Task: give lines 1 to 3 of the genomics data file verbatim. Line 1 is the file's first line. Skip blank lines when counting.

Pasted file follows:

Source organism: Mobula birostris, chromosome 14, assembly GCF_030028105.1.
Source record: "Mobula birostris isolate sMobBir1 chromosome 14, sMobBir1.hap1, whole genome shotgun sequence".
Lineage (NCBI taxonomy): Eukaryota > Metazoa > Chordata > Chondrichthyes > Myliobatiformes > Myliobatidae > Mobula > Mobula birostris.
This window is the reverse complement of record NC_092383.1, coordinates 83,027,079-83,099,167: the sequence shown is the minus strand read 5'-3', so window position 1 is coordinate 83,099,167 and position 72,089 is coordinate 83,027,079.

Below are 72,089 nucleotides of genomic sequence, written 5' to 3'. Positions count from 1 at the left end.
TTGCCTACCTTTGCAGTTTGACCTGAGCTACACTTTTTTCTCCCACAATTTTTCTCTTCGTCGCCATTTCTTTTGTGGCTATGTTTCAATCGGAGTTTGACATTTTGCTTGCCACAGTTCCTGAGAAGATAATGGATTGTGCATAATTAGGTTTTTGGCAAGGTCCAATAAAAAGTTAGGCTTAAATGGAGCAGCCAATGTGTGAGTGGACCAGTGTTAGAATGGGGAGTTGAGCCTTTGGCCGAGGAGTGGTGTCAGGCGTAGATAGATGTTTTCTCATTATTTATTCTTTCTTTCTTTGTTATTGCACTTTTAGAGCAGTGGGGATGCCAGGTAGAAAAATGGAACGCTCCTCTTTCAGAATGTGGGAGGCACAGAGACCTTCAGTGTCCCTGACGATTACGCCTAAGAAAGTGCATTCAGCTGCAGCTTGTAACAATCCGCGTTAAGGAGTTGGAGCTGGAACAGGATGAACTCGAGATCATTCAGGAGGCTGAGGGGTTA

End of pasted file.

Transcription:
Source organism: Mobula birostris, chromosome 14, assembly GCF_030028105.1.
Source record: "Mobula birostris isolate sMobBir1 chromosome 14, sMobBir1.hap1, whole genome shotgun sequence".
Lineage (NCBI taxonomy): Eukaryota > Metazoa > Chordata > Chondrichthyes > Myliobatiformes > Myliobatidae > Mobula > Mobula birostris.